This would mark the first day of my fifth class of Central Illinois Farm Beginnings. As soon as I said it in my head, I started to question myself, and wrote down the years of the classes I had been a part of in my notebook. The numbers on the paper confirmed that this would, indeed, be my fifth time through. My next thought was, will I ever graduate? That is not the point for me, of course, but I did find myself drifting off to my imaginary farm with woods, a stream, some animals, fruit trees, herbs–lots of them, flowers, veggies…I was in deep, but managed to pull myself out and re-focus on the presentation in front of me.
In the ninth session–the last day–of Farm Beginnings, the students will present their finished business plans to their peers, and staff members from The Land Connection. The document itself is a tidy packet of papers with a lot of vital information about starting a business, but getting there is a process that involves countless hours of writing and researching, input from dozens of people, difficult conversations with your farm partner, if you have one, and the answer to the question, why am I doing this? Which is exactly what the 16 people sitting at tables arranged in a semicircle in front of me were being asked to answer right now.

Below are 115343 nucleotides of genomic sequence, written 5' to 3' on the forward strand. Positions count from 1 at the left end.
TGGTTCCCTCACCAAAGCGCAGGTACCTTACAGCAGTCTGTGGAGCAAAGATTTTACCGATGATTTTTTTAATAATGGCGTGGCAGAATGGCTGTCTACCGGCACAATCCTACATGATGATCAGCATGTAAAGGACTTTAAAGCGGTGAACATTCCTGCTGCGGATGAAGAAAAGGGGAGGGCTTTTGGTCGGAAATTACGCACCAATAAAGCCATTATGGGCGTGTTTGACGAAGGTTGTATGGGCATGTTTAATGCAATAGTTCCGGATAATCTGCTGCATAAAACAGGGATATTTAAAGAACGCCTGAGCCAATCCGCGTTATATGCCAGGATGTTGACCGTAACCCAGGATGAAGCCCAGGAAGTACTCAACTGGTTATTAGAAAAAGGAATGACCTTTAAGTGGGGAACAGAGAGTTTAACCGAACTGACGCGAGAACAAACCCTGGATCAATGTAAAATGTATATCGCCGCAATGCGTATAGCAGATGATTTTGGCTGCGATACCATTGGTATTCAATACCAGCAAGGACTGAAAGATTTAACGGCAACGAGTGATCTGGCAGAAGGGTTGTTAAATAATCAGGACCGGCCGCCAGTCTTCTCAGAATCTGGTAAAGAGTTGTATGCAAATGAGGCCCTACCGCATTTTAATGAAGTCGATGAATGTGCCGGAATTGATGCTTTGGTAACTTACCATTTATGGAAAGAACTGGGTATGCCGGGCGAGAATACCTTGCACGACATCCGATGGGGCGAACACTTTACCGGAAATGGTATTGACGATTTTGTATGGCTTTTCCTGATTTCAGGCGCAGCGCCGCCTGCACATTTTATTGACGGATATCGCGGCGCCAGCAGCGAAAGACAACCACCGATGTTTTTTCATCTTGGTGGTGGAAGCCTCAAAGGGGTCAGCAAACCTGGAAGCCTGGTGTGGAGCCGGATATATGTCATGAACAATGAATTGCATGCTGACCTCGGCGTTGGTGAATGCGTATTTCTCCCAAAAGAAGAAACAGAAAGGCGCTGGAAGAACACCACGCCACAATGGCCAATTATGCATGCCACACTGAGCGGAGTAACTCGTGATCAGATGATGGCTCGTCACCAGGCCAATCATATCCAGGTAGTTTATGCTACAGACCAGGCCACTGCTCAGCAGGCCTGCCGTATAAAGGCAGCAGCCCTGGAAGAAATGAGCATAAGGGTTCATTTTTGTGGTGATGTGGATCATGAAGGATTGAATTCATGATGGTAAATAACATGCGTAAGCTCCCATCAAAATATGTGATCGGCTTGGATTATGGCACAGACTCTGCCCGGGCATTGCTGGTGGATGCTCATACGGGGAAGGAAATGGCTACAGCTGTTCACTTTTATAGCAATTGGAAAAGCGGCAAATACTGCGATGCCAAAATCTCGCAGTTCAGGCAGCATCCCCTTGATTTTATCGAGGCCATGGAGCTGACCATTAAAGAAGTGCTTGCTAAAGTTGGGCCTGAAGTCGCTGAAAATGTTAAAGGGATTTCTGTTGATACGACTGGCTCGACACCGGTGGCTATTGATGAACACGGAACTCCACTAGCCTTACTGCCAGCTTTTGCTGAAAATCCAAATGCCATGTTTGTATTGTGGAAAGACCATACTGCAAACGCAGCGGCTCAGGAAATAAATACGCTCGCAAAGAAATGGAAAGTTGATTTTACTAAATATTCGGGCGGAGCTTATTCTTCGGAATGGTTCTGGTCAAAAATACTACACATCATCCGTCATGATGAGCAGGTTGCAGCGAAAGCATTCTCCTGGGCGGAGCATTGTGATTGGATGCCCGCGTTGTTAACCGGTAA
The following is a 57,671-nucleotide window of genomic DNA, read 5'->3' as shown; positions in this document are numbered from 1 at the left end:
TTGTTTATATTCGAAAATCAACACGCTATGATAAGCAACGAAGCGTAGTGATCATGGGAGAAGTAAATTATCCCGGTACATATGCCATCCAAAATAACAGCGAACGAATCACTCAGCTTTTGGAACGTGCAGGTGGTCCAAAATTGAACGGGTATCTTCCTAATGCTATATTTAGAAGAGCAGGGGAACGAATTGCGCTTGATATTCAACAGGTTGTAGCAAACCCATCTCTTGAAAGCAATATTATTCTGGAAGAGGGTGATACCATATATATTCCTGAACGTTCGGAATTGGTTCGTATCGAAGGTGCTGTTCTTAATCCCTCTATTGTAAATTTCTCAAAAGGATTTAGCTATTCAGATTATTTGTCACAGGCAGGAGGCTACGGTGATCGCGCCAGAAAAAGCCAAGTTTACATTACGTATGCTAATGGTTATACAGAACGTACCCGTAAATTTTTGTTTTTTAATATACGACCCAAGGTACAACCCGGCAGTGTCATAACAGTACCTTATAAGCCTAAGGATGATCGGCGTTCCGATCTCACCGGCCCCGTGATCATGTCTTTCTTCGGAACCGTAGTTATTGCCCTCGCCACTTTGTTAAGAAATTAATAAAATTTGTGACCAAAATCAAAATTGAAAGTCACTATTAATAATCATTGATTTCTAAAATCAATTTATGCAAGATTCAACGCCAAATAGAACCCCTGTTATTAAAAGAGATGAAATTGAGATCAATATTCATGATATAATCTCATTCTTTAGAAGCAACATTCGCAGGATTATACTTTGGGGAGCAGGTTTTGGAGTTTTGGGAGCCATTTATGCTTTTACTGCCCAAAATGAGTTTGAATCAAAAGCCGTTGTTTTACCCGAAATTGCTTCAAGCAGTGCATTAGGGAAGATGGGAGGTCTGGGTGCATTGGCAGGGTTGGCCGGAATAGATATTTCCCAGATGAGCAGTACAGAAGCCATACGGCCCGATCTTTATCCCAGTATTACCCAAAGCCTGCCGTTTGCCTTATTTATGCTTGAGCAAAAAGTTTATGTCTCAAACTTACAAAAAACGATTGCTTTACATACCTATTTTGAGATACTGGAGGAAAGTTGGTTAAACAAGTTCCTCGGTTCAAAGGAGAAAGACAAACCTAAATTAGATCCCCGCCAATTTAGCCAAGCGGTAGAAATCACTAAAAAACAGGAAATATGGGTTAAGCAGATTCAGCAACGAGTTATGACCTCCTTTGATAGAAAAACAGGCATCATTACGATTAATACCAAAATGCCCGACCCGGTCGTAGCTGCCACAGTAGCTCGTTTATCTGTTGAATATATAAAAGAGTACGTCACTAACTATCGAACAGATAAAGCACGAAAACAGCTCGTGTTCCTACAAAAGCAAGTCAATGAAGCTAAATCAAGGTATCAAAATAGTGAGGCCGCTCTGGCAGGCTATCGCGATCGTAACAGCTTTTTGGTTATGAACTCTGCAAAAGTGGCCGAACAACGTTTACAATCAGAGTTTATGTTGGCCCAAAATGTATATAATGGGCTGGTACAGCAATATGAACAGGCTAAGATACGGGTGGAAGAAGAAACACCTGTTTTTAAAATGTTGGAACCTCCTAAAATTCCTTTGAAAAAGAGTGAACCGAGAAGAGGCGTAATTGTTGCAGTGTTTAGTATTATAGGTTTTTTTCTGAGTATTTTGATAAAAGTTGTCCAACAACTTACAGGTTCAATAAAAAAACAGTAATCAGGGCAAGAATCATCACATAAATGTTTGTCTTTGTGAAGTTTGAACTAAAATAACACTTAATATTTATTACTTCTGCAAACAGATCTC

Mallory, our facilitator, was passing out worksheets that would help the students define their values in ways that would inform their mission and vision statements. As the students worked through the exercises, I sipped my coffee and read through the list of more than 50 words that represented values, while the class was asked to cross them out, until finally, they were left with only three. I always love to see what words people choose when they are forced to narrow it down–and I love the fierceness with which they describe their frustration in having to do so. Some words that came up often this year were faith, family, and independence.
Independence also described, I think, the farmers who presented their business and farm plans to the class. These were farmers who had graduated from Farm Beginnings, and had several years of farming experience behind them. It felt good, sitting in the back of the room, knowing that this community of sustainably minded farmers was growing, and that in some way, even if I am not a farmer myself, that I have been a part of that growth.
By the end of the day, when everyone’s minds were tired, we got out of the classroom, and toured the farm. I followed behind on the perfectly cool fall afternoon while the students meandered through the withering gardens and met the goats who were on their way to the milking parlor.